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The question of introducing a film rating system in China has been a long-running issue. Officials say the possibility remains unlikely at the moment. This was the message at Thursday's press conference on cultural development.
Gone are the days when movies in China could only deal with revolutionary themes.
With new generations of filmmakers eager to express themselves, some previously taboo themes are now making more frequent appearances in theaters across the nation.
So it's no wonder that the debate on whether to establish the country's first film rating system is becoming more and more heated.
One journalist raised the question at Thursday's press conference on cultural development.
But officials say the time hasn't yet arrived.
Zhao Shi, Vice Minister of State Administration of Radil, Film, & Television, said, "Theoretically, a film rating system is able to meet the demands of people at different ages and social levels. But in practice, we haven't seen many successful examples.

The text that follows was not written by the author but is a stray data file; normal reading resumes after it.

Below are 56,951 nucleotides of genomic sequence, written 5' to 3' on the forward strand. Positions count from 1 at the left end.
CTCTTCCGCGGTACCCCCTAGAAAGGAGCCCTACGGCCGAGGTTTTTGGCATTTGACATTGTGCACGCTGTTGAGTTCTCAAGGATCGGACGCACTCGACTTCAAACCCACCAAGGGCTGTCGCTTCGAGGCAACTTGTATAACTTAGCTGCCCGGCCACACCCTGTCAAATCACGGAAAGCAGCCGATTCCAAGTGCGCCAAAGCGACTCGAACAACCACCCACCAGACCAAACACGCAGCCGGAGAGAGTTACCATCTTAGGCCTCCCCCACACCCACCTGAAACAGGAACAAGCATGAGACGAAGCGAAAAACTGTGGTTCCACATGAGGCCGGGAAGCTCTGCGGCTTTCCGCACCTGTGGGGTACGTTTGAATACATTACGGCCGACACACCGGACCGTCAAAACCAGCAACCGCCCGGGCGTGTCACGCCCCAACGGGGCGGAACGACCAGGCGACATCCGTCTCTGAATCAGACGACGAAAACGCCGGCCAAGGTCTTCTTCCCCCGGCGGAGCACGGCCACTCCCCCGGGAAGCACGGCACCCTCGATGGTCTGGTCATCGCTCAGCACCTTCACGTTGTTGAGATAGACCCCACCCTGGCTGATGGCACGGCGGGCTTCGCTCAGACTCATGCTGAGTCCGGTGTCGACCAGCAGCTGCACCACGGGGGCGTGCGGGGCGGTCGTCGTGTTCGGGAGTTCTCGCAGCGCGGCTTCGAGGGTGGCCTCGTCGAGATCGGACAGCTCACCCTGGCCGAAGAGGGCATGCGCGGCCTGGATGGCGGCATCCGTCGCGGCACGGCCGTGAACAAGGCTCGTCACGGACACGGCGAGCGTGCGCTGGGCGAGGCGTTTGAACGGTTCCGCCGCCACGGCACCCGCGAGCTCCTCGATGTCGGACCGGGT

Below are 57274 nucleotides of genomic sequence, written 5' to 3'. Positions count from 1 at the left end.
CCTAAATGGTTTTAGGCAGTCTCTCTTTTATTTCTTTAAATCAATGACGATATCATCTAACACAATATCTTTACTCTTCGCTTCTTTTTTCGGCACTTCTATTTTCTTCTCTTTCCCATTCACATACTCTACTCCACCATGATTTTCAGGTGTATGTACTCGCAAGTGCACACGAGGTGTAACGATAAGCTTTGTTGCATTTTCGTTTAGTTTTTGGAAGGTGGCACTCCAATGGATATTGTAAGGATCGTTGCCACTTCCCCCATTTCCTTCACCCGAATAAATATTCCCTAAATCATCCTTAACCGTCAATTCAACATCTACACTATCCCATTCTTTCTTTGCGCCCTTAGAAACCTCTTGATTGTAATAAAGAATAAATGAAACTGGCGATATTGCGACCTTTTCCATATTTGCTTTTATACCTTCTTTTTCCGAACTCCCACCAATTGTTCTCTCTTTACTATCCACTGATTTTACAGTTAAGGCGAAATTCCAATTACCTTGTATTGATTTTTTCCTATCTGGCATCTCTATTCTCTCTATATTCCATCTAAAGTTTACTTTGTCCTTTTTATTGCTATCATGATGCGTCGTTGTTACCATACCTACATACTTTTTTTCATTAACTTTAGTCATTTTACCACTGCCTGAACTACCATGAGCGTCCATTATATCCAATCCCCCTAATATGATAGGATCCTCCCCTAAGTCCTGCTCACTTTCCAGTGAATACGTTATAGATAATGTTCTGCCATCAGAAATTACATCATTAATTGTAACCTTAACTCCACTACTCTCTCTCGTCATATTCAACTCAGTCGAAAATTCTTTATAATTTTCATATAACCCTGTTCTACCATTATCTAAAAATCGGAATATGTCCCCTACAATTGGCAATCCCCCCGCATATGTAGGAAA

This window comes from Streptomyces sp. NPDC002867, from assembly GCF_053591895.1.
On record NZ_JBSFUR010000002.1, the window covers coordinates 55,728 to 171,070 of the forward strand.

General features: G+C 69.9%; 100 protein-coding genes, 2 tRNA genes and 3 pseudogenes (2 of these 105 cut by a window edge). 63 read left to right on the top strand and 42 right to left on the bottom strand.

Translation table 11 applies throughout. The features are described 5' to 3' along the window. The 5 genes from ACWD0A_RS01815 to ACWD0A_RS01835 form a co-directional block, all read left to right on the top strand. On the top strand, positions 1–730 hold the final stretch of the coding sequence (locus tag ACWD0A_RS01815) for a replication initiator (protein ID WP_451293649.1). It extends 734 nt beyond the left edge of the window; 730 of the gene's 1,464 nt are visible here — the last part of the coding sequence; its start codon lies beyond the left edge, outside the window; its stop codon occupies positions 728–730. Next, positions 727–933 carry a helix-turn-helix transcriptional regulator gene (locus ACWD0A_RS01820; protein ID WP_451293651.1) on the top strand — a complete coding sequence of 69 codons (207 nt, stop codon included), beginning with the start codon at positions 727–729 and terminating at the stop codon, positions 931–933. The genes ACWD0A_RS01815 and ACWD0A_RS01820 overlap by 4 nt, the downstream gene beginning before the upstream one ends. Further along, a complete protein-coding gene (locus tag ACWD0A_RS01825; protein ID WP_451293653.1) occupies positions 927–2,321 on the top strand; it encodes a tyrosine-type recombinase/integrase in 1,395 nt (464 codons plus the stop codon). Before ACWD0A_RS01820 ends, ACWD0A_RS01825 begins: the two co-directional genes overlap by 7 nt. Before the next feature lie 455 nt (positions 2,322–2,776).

In countries using film rating systems, it's still hard to prevent teenagers from watching movies they're not supposed to see. From our research, we believe it's not proper for the Chinese cinema industry to adopt a rating system right now."
This opinion is echoed by many others.
Their concerns include asking whether a rating system would encourage more violent and obscene elements in movies.
And some filmmakers worry about losing their audience if a rating system is created.
Liu Zheng is a director working on a new production, the main theme of which is warning teenagers about the dangers of the cyberworld.
Liu said, "There is already a censorship system. What's the point of a rating system? Once films are rated, adult audiences would never want to attend pictures like the one I'm producing now."
But Zhang Xiaolin, a veteran film editor, offers a different view ...
Zhang said, "Under the current censorship system, producers of some low quality films have learned to take advantage of people's curiosity by claiming their films were banned.
In that way, their films attract larger audiences through unofficial channels than they would otherwise have been able to get. Therefore, a rating system is needed."
With or without a rating system, a film's ability to fill seats ultimately depends on its quality.